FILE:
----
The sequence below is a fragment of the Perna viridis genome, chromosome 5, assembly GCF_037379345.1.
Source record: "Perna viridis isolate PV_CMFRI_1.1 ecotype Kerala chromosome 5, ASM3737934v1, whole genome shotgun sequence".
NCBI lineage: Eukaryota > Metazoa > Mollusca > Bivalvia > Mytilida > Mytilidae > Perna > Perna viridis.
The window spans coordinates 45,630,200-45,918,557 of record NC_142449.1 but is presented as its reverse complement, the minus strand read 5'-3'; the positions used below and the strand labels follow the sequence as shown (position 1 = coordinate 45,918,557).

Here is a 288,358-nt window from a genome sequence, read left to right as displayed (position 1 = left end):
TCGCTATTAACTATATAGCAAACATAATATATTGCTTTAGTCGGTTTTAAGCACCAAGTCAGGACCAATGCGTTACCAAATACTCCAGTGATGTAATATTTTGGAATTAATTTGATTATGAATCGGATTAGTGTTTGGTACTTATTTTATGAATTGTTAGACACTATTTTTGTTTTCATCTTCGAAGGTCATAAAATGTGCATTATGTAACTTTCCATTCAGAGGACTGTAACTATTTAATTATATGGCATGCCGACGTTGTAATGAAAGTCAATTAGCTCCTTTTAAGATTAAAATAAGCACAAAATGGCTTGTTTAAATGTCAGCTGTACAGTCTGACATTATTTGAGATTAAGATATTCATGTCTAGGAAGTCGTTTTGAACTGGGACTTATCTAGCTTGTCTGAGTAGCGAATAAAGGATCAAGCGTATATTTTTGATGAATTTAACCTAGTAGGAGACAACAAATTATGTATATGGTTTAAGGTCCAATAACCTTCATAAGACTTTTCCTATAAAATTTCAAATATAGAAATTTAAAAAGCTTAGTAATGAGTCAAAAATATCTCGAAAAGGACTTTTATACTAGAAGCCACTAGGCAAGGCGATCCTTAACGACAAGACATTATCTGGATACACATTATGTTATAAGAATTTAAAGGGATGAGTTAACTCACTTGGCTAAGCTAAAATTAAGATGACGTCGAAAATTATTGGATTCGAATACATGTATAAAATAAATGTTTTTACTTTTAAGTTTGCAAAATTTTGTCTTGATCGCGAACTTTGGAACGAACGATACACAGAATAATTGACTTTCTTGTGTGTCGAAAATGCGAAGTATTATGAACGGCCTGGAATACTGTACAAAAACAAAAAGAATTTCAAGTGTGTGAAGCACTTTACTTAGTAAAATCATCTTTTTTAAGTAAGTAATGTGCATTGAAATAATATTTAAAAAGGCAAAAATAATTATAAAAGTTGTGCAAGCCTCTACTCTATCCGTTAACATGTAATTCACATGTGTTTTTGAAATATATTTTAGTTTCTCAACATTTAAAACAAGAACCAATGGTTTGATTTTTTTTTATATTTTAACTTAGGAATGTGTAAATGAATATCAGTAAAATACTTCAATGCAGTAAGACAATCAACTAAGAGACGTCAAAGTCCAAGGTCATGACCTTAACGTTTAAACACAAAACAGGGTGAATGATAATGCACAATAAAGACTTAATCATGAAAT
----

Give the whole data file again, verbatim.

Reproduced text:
The sequence below is a fragment of the Perna viridis genome, chromosome 5, assembly GCF_037379345.1.
Source record: "Perna viridis isolate PV_CMFRI_1.1 ecotype Kerala chromosome 5, ASM3737934v1, whole genome shotgun sequence".
NCBI lineage: Eukaryota > Metazoa > Mollusca > Bivalvia > Mytilida > Mytilidae > Perna > Perna viridis.
The window spans coordinates 45,630,200-45,918,557 of record NC_142449.1 but is presented as its reverse complement, the minus strand read 5'-3'; the positions used below and the strand labels follow the sequence as shown (position 1 = coordinate 45,918,557).

Here is a 288,358-nt window from a genome sequence, read left to right as displayed (position 1 = left end):
TCGCTATTAACTATATAGCAAACATAATATATTGCTTTAGTCGGTTTTAAGCACCAAGTCAGGACCAATGCGTTACCAAATACTCCAGTGATGTAATATTTTGGAATTAATTTGATTATGAATCGGATTAGTGTTTGGTACTTATTTTATGAATTGTTAGACACTATTTTTGTTTTCATCTTCGAAGGTCATAAAATGTGCATTATGTAACTTTCCATTCAGAGGACTGTAACTATTTAATTATATGGCATGCCGACGTTGTAATGAAAGTCAATTAGCTCCTTTTAAGATTAAAATAAGCACAAAATGGCTTGTTTAAATGTCAGCTGTACAGTCTGACATTATTTGAGATTAAGATATTCATGTCTAGGAAGTCGTTTTGAACTGGGACTTATCTAGCTTGTCTGAGTAGCGAATAAAGGATCAAGCGTATATTTTTGATGAATTTAACCTAGTAGGAGACAACAAATTATGTATATGGTTTAAGGTCCAATAACCTTCATAAGACTTTTCCTATAAAATTTCAAATATAGAAATTTAAAAAGCTTAGTAATGAGTCAAAAATATCTCGAAAAGGACTTTTATACTAGAAGCCACTAGGCAAGGCGATCCTTAACGACAAGACATTATCTGGATACACATTATGTTATAAGAATTTAAAGGGATGAGTTAACTCACTTGGCTAAGCTAAAATTAAGATGACGTCGAAAATTATTGGATTCGAATACATGTATAAAATAAATGTTTTTACTTTTAAGTTTGCAAAATTTTGTCTTGATCGCGAACTTTGGAACGAACGATACACAGAATAATTGACTTTCTTGTGTGTCGAAAATGCGAAGTATTATGAACGGCCTGGAATACTGTACAAAAACAAAAAGAATTTCAAGTGTGTGAAGCACTTTACTTAGTAAAATCATCTTTTTTAAGTAAGTAATGTGCATTGAAATAATATTTAAAAAGGCAAAAATAATTATAAAAGTTGTGCAAGCCTCTACTCTATCCGTTAACATGTAATTCACATGTGTTTTTGAAATATATTTTAGTTTCTCAACATTTAAAACAAGAACCAATGGTTTGATTTTTTTTTATATTTTAACTTAGGAATGTGTAAATGAATATCAGTAAAATACTTCAATGCAGTAAGACAATCAACTAAGAGACGTCAAAGTCCAAGGTCATGACCTTAACGTTTAAACACAAAACAGGGTGAATGATAATGCACAATAAAGACTTAATCATGAAAT